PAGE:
East Turkestan Islamic Movement

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This article is about an Islamist-based organization. For the nationalist movement, see East Turkestan independence movement.
Turkestan Islamic Party
Etim tip logo.JPG
Turkistan Islamic Party
Active 1997 – present
Ideology Uyghur nationalism
Sunni Islamism
Islamic fundamentalism
Leaders Hasan Mahsum
Abdul Haq
Abdul Shakoor al-Turkistani
Abdullah Mansour[1]
Headquarters North Waziristan, Pakistan
Area of operations China (Xinjiang)
Pakistan (North Waziristan)
Central Asia
Allies Tehrik-i-Taliban Pakistan
Nusra Front
Islamic Movement of Uzbekistan[3]
Eastern Turkistan Education and Solidarity Association (ETESA)[4]
Opponents Flag of the People's Republic of China.svg China
Flag of Pakistan.svg Pakistan
Flag of Syria.svg Syria
Flag of Afghanistan.svg Afghanistan

The East Turkestan Islamic Movement (ETIM), also known as the Turkistan Islamic Party (TIP), Turkistan Islamic Movement (TIM), and other names,[a] is an Islamic terrorist and separatist organization founded by Uyghur militants in western China. Its stated goals are the independence of East Turkestan from China. According to the Chinese government, it is a violent separatist movement and is often responsible for terrorist attacks in Xinjiang.[5] According to Chinese report, published in 2002, between 1990 to 2001 ETIM had reportedly committed over 200 acts of terrorism, resulting in at least 162 deaths and over 440 injuries.[6] Since the September 11 attacks, the group has been designated as a terrorist organization by Kazakhstan, United Arab Emirates,[7] China, and the United States.[8]


"If you do not wage jihad, you will never be able to get rid of the oppression of the infidels which makes you abandon the religion and which makes slaves of you. Thus, you will not be able to be rescued from the oppression of this world and the torments of the hereafter, or find eternal happiness until you return to the religion of Allah. . ." - Abdul Haq (Memetiming Memeti), a commander in the Uyghur separatist movement Turkistan Islamic Party (East Turkestan Islamic Movement), from a video released by TIP, February 9. 2009.[9]

"We have to conquer our own country and purify it of all infidels. Then, we should conquer the infidels’ countries and spread Islam. The infidels who are usurping our countries have announced war against Islam and Muslims, forcing Muslims to abandon Islam and change their beliefs." - Abdullah Mansour, current leader of the Uyghur separatist movement Turkistan Islamic Party (East Turkestan Islamic Movement), from “The Duty of Faith and Support,” Voice of Islam/al-Fajr Media Center, August 26, 2009.[10]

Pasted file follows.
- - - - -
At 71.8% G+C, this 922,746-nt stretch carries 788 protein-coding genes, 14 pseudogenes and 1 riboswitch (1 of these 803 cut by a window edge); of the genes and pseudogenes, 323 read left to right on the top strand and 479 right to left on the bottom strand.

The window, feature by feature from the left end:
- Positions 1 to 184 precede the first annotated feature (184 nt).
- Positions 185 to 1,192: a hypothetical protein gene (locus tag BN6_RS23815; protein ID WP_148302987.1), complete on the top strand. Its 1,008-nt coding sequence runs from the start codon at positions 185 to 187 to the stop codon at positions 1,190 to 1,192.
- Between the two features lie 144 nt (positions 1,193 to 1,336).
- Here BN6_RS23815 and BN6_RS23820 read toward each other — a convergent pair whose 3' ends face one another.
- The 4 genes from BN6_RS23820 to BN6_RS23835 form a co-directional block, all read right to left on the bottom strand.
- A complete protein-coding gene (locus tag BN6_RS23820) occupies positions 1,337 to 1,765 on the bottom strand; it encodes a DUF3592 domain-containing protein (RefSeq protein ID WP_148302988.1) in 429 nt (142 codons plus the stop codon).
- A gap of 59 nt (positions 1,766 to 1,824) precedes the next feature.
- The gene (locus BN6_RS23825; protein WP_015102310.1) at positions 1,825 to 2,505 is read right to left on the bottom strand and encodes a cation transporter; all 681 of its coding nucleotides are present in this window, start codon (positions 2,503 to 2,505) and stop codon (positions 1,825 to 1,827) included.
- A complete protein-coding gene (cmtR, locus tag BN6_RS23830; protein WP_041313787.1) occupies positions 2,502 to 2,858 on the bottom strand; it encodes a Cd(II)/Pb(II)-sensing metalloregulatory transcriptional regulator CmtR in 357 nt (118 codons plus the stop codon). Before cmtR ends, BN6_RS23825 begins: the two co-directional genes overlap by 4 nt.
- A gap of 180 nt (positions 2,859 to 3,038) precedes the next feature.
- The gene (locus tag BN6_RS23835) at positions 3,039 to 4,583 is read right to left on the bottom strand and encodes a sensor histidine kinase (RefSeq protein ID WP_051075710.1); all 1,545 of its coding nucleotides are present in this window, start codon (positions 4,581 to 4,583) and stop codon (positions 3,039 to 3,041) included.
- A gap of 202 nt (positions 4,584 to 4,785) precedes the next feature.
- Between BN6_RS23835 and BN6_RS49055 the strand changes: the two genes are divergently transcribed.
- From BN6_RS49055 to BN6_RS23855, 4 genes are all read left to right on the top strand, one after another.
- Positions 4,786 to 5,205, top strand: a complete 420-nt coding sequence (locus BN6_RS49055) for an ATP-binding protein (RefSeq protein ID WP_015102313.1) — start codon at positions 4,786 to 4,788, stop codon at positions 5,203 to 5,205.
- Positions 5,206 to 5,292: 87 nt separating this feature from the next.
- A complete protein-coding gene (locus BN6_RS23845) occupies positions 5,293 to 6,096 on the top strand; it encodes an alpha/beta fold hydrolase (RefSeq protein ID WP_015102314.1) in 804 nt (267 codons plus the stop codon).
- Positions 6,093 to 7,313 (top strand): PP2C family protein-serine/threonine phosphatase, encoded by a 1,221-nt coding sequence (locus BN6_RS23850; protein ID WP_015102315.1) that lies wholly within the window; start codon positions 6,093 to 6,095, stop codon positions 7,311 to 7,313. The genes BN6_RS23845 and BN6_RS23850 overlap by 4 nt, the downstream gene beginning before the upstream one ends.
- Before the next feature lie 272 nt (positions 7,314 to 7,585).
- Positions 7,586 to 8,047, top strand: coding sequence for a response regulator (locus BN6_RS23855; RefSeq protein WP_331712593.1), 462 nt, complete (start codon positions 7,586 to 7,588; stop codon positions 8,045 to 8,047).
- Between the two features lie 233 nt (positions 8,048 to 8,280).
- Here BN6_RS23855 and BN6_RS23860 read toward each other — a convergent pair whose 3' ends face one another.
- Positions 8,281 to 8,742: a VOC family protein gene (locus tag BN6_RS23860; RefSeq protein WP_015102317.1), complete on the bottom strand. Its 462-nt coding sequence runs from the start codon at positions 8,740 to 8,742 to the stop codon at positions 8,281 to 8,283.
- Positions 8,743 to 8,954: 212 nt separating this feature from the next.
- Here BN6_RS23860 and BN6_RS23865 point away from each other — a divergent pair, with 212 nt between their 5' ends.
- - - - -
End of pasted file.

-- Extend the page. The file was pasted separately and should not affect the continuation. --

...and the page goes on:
Flag of Turkistan Islamic Party

The area known as Xinjiang had been a protectorate of China as early as 60 BC during the Han dynasty when it was part of the Protectorate of the Western Regions and also a protectorate of Tang dynasty China when it was part of the Protectorate General to Pacify the West, though there are numerous periods of independence from China. The historical area of what is modern day Xinjiang consisted of the distinct areas of the Tarim Basin and Dzungaria, and was originally populated by Indo-European Tocharian and Iranic Saka peoples who practiced the Buddhist religion. The area was subjected to Turkification and Islamification at the hands of invading Turkic Muslims during the Islamicisation and Turkicisation of Xinjiang. In the 18th century the Qing Dynasty reorganized the territory as a province, Xinjiang.[11] Yet, Russian influence was strong. Russian Orthodox Old Believers emigrated from Russia to Xinjiang in the early 19th century, and the Russian Civil War accelerated this immigration by adding white émigrés.[12] During China's warlord era in the 1910s-1920s, the Soviet Union propped up the separatist Second East Turkestan Republic, and only accepted Chinese rule when the Chinese communists established the People's Republic of China after the Chinese Civil War.[13] Nevertheless, the Soviet Union distributed Soviet passports among the Central Asian ethnics in Xinjiang to facilitate emigration to Kazakh SSR.[12] After the Sino-Soviet split, the Soviet Union amassed troops on the Russian border with Xinjiang, and bolstered "East Turkestan" separatist movements, which received moral and material support from other regional militant groups.[14] China accused the Soviets of engineering riots, and improved the military infrastructure there to combat it.[12]

The East Turkestan Islamic Movement was founded in 1993 by two natives of Hotan, but it failed to last to year's end. Hasan Mahsum and Abudukadir Yapuquan reorganized the movement in 1997, in the same form that it exists today.[15] In 1998 Mahsum moved ETIM's headquarters to Kabul, taking shelter under Taliban-controlled Afghanistan. In Afghanistan, ETIM leaders met with Osama bin Laden and other leaders of Al Qaeda, the Taliban, and the Islamic Movement of Uzbekistan to coordinate actions. There, the East Turkestan Islamic Movement dropped the "East" from its name as it increased its domain.[16] The group's infrastructure was crippled after the United States invaded Afghanistan and bombed Al Qaeda bases in the mountainous regions along the border with Pakistan, during which the leader of ETIM, Hasan Mahsum, was killed.[17]